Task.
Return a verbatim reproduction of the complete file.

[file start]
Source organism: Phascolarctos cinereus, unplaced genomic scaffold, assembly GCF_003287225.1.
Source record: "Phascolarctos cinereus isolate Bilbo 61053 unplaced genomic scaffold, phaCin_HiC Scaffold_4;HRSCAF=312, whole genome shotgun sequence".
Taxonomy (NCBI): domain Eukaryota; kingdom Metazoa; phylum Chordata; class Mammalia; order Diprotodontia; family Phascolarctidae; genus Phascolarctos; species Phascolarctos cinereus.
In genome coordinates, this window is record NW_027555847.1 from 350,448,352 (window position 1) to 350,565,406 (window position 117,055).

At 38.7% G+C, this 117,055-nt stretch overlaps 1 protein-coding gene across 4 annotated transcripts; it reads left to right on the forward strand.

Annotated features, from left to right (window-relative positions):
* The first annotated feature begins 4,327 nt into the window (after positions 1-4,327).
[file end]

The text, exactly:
Source organism: Phascolarctos cinereus, unplaced genomic scaffold, assembly GCF_003287225.1.
Source record: "Phascolarctos cinereus isolate Bilbo 61053 unplaced genomic scaffold, phaCin_HiC Scaffold_4;HRSCAF=312, whole genome shotgun sequence".
Taxonomy (NCBI): domain Eukaryota; kingdom Metazoa; phylum Chordata; class Mammalia; order Diprotodontia; family Phascolarctidae; genus Phascolarctos; species Phascolarctos cinereus.
In genome coordinates, this window is record NW_027555847.1 from 350,448,352 (window position 1) to 350,565,406 (window position 117,055).

At 38.7% G+C, this 117,055-nt stretch overlaps 1 protein-coding gene across 4 annotated transcripts; it reads left to right on the forward strand.

Annotated features, from left to right (window-relative positions):
* The first annotated feature begins 4,327 nt into the window (after positions 1-4,327).